Henrietta Diana Primrose Longstaff Branford(12 January 1946 – 23 April 1999) was an English author of children’s books. Her greatest success was Fire, Bed and Bone (1997), a historical novel set during the English peasants’ revolt of 1381. For that she won the Guardian Children’s Fiction Prize, a once-in-a-lifetime book award judged by a panel of British children’s writers,and she was a highly commended runner up for the Carnegie Medal from the Library Association, recognising the year’s best children’s book by a British subject
Branford was born in India and raised in an isolated part of New Forest in Hampshire, where she learned about animals and learned to ride a horse. After living in many other places she moved to Southampton in 1980 with her husband Paul Carter, a photographer, and their three children Jack, Rose and Polly.
Branford had a variety of jobs: as a nanny, in shops, hotels and offices, and for a charity helping elderly people in South London. She trained as a community and youth worker at Goldsmiths’ College from 1970 to 1972 but didn’t enjoy it. She started writing as a career when she was 40 and in the thirteen years before her death she wrote 25 books for children from toddlers to teens. Her first novel was Royal Blunder, a good start. The Fated Sky and Fire, Bed and Bone are two others.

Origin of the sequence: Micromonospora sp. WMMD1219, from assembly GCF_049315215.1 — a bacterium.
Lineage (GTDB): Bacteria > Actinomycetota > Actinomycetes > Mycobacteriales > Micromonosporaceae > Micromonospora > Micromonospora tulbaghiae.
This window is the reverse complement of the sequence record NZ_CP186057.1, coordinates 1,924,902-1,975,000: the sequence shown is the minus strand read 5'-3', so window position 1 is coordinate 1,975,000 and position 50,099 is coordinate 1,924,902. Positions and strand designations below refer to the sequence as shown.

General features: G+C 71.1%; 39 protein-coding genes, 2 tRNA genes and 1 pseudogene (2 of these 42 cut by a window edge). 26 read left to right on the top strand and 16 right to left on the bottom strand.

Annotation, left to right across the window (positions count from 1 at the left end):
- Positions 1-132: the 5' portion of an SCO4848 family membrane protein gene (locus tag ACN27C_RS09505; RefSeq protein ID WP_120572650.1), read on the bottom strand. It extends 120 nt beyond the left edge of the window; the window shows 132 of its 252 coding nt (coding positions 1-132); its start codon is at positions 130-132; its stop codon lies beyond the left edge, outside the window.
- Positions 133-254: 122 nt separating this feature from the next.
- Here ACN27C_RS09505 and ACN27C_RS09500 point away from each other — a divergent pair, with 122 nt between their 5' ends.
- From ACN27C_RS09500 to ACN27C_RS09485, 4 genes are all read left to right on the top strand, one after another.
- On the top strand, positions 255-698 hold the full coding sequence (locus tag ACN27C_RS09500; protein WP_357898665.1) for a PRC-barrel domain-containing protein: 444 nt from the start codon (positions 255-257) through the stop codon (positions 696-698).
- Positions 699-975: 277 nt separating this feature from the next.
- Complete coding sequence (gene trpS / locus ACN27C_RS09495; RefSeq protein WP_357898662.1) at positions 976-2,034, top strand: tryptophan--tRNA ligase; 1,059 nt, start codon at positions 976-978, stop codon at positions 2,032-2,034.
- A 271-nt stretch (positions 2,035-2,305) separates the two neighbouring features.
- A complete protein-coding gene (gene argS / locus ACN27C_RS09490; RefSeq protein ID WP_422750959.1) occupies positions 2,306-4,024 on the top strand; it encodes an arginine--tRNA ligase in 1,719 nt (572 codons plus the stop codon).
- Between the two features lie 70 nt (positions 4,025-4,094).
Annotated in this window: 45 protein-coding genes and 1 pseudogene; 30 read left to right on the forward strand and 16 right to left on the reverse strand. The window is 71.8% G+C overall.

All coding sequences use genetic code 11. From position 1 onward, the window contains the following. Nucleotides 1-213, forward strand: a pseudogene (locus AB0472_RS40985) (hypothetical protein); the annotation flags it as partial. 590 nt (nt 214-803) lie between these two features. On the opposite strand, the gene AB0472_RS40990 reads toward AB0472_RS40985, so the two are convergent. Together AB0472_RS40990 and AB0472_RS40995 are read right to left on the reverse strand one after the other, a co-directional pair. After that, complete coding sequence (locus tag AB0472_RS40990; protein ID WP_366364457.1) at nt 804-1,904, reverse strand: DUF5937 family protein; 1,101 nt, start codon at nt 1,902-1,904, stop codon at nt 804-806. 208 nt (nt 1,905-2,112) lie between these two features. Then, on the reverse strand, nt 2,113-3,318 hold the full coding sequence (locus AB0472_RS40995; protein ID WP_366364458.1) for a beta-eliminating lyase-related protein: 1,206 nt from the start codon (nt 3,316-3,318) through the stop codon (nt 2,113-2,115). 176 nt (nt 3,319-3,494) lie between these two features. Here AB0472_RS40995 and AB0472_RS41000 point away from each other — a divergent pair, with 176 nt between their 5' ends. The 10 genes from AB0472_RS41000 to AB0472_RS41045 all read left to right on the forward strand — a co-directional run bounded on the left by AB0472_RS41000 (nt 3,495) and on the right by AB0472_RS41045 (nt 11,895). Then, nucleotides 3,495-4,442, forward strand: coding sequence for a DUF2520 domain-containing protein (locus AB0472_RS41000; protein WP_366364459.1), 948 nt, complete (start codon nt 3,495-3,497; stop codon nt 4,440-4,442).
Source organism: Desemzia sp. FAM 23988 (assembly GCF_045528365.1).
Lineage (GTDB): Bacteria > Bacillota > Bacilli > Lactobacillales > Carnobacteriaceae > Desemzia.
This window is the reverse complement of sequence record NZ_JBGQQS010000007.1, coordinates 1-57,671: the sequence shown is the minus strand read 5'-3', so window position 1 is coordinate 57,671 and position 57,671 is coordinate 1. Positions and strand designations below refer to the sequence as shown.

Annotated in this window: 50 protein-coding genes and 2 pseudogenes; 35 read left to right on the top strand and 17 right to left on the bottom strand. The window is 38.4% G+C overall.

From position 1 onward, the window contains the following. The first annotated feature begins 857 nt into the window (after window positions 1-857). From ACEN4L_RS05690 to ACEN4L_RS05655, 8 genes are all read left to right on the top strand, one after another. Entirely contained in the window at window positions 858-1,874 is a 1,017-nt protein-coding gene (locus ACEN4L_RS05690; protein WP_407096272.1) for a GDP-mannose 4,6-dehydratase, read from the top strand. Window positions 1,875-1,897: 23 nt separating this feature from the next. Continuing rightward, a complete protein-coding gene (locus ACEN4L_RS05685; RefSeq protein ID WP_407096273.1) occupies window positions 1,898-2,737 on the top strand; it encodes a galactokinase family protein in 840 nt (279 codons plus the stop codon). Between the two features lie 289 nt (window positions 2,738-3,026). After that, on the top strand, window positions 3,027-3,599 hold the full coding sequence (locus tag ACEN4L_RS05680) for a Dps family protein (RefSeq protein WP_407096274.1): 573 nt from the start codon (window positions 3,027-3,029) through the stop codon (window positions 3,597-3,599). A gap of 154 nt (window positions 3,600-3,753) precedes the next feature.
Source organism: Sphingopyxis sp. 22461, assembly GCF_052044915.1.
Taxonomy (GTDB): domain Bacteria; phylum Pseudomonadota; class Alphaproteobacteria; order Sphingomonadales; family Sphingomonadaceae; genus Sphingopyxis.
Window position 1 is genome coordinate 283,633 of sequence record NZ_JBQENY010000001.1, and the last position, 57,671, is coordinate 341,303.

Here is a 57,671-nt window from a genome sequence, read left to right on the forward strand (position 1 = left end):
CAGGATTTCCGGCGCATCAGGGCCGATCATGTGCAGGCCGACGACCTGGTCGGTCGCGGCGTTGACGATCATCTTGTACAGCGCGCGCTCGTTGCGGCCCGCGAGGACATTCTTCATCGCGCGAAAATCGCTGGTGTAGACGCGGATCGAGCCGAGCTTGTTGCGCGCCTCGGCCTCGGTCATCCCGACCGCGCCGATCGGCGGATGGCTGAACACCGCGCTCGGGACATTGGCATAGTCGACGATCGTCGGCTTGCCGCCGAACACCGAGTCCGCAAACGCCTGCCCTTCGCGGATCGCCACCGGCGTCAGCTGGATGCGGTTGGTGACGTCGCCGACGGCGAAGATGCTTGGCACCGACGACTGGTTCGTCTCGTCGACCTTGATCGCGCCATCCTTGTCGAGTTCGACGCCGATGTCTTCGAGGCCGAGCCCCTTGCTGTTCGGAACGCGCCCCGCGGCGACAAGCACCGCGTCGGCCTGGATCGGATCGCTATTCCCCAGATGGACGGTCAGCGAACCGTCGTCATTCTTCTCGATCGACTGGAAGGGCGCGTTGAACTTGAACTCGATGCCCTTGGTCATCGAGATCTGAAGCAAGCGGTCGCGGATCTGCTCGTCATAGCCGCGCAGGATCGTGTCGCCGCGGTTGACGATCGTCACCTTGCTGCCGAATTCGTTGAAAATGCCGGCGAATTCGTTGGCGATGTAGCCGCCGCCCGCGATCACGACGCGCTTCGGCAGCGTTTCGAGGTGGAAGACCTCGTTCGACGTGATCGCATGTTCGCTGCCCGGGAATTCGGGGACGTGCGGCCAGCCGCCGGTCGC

Branford was diagnosed with breast cancer in December 1997. Subsequently she endured chemotherapy and three operations but her cancer was too vigorous to be treated effectively. She died at home in Southampton on 23 April 1999.
After her death, two annual awards were created by Julia Eccleshare (Children’s Book Editor at The Guardian) and Anne Marley (head of Children’s, Youth & Schools Services for Hampshire Library & Information Service). The Branford Boase Award for first time writers commemorates both Branford and her editor Wendy Boase who also died of cancer in 1999. The Henrietta Branford Writing Competition for children was conceived by Branford who did not have time to establish it.